> location of contents. Which brings me to my questions.
> I have notice a disproportionate number of ferrets suffering from
> adrenal disease to have hairballs present in the stomach (or
portions of
> hairballs in the intestine). My limited research: N = 187 ferrets;
> ferrets with adrenal disease = 79; ferrets with identifiable
hairballs 5
> mm or larger = 52; ferrets with adrenal disease AND hairballs = 36
> once might have made mention of these data to some who read this
> if they look different from these, it is because I redefined what I
> would call a hairball, causing some numeric changes). This makes
> to me; ferrets losing hair from adrenal disease would have a high
> probability of ingesting more of it while grooming. Usually the
> hairballs are rather small, pea- or bean-sized or smaller (but
still 5
> mm or larger), but I have recovered nine monsters of the thumb-sized
> variety. In one single case, I believe the cause of death was due
to the
> hairball. It was a thumb-sized monster, trailing through the pyloric
> valve into the duodenum. A single 18 mm tear extended from the
> region into the duodenum, and the abdomen was full of partially
> reddish blood. Food contents also filled the abdomen. There was no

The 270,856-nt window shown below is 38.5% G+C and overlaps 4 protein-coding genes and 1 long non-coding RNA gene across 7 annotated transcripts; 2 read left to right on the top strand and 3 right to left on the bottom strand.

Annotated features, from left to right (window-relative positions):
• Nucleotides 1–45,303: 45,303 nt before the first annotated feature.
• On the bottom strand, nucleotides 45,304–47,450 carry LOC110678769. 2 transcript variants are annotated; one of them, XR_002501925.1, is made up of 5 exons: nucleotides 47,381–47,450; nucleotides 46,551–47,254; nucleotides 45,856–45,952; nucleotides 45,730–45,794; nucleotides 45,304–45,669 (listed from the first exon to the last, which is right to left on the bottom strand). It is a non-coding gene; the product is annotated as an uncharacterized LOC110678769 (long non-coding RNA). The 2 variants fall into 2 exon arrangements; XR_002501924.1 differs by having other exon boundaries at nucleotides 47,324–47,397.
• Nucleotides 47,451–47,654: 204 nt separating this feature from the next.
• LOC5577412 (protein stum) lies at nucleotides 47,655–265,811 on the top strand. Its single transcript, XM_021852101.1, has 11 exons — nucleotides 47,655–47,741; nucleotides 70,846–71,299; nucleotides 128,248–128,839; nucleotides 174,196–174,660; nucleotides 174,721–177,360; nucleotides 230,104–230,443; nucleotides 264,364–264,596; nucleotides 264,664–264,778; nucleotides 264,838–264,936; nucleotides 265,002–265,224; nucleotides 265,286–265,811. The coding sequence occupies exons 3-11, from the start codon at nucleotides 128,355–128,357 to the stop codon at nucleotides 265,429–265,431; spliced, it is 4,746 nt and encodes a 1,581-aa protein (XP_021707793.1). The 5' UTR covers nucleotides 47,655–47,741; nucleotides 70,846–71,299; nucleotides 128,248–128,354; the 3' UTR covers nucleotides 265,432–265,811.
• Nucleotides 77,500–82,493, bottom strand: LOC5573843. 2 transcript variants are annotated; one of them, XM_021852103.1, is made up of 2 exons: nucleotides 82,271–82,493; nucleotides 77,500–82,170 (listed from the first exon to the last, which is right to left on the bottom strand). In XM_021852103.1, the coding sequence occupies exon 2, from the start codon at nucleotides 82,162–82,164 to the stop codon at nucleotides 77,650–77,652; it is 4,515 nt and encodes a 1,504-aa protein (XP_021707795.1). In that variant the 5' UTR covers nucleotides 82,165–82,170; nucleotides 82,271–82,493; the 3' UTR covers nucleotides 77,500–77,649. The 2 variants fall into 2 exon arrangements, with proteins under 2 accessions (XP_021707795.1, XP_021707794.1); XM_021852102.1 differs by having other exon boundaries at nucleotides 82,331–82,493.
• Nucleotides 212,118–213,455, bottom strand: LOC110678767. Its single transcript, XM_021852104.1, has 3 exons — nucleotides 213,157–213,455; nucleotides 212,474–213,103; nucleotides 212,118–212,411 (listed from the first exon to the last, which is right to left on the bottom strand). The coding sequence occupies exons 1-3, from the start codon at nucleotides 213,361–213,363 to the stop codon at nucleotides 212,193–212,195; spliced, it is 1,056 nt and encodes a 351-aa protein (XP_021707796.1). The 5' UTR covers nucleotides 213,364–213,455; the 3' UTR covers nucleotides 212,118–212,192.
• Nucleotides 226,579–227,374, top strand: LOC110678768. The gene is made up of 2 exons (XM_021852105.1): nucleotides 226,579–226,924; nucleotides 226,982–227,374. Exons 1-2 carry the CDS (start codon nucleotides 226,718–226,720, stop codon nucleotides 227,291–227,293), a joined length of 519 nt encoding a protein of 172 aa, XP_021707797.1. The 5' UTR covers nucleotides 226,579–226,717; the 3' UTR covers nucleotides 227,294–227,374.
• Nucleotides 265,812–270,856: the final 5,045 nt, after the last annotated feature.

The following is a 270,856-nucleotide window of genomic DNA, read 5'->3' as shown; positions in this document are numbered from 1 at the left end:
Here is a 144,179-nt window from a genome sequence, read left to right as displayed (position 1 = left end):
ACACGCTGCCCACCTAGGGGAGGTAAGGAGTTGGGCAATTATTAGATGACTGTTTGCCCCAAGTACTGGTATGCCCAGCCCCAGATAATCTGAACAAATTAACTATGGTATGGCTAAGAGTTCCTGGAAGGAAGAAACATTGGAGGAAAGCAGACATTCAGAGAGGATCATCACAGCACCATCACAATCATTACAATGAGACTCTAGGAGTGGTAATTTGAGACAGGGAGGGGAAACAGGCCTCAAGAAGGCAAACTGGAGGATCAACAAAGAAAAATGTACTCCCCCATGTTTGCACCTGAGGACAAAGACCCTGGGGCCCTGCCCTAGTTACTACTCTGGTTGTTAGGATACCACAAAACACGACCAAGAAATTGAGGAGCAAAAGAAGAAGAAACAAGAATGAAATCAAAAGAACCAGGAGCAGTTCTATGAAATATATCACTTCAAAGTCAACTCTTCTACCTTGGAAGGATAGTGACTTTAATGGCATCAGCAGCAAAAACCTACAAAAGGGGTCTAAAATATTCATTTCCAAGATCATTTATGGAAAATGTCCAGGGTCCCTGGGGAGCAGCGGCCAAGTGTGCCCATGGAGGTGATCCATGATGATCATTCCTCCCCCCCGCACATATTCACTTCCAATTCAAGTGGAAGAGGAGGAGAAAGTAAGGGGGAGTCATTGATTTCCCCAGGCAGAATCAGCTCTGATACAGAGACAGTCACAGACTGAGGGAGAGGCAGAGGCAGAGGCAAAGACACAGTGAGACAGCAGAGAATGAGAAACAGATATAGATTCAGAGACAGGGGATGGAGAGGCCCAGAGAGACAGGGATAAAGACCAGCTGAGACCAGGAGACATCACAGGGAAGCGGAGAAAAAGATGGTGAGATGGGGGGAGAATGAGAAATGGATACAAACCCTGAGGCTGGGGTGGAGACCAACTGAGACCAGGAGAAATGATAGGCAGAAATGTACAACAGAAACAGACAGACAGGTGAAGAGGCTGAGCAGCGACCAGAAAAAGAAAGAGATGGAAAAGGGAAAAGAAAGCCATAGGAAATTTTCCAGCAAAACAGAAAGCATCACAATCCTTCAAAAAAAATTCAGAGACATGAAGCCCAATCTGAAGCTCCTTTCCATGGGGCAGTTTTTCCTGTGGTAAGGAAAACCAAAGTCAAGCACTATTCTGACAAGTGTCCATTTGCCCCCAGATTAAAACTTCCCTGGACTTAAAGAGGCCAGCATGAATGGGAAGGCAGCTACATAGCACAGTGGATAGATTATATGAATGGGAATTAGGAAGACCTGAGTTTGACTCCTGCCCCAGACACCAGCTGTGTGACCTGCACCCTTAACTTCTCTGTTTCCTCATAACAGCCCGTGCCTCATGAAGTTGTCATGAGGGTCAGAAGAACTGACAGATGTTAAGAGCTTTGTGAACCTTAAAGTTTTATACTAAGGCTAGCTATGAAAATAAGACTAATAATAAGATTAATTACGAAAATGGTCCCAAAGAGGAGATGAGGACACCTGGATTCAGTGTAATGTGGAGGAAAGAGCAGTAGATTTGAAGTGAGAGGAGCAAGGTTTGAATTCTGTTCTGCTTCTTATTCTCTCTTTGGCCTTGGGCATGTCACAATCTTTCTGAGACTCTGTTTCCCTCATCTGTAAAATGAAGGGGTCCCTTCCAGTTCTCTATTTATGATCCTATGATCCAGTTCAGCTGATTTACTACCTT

> obvious signs of infection or inflammation. The ferret was reported
> have died quickly, without warning.
> So, the first question is, has anyone noticed a higher incidence of
> hairballs in ferrets with adrenal disease?
> One other thing I have noticed in adrenal ferrets is some degree of
> osteoporosis, the degree of which appears to correlate to the
> and length of the disease. I notice it immediately when cataloging
> processed skeleton (which includes final cleaning, replacement of
> teeth, numbering for identification, etc.). I haven't yet taken
> density/volume measurements, but it appears that from gross weight
> measurements the loss in density could be as much as 15-40% (weight
is a
> very rough estimate and one I feel is unreliable, so these results
> could/should be in error). In terms of gross pathology, I have
> ferrets with extended adrenal disease (1.5 + years) to have
> microfractures in the femoral and humeral heads, microfracturing,
> crushing or distortion of the lumbar and thoracic vertebrae, extreme
> thinning of the ribs (on sectioning, some appear hollow, with few
> trabeculae), and thinning of the Os coxae, including the acetabular
> I have selected a number of these bones for viewing under the SEM,
> have yet found the financing to pay for the gold spattering and
> time (which means I'll have to donate my services to paying
customers to
> earn free time when I can find the time to do it). Again, the loss
> bone density is not surprising; I have noticed it in several ferrets
> (and other species) who suffered from various cancers, so I am
> the possibly erroneous assumption adrenal cancers act like calcium
> So, the second question is, has anyone noticed a similar incidence
> decreased bone density in ferrets with adrenal disease?
> If, by some quirk these data are true (my observations are a far cry
> from a standardized research program), would it be appropriate to
> recommend weekly doses of a hairball remedy, or add supplemental
> to the diet for ferrets suffering adrenal disease? Could skeletal
> density be used as a cheap and rapid screening agent for adrenal
> (x-rays or density photometers)?
> Discussion? (Feel free to make me look silly; I learn best when
> mistakes. I guarantee criticism will not bother me!).
> Bob C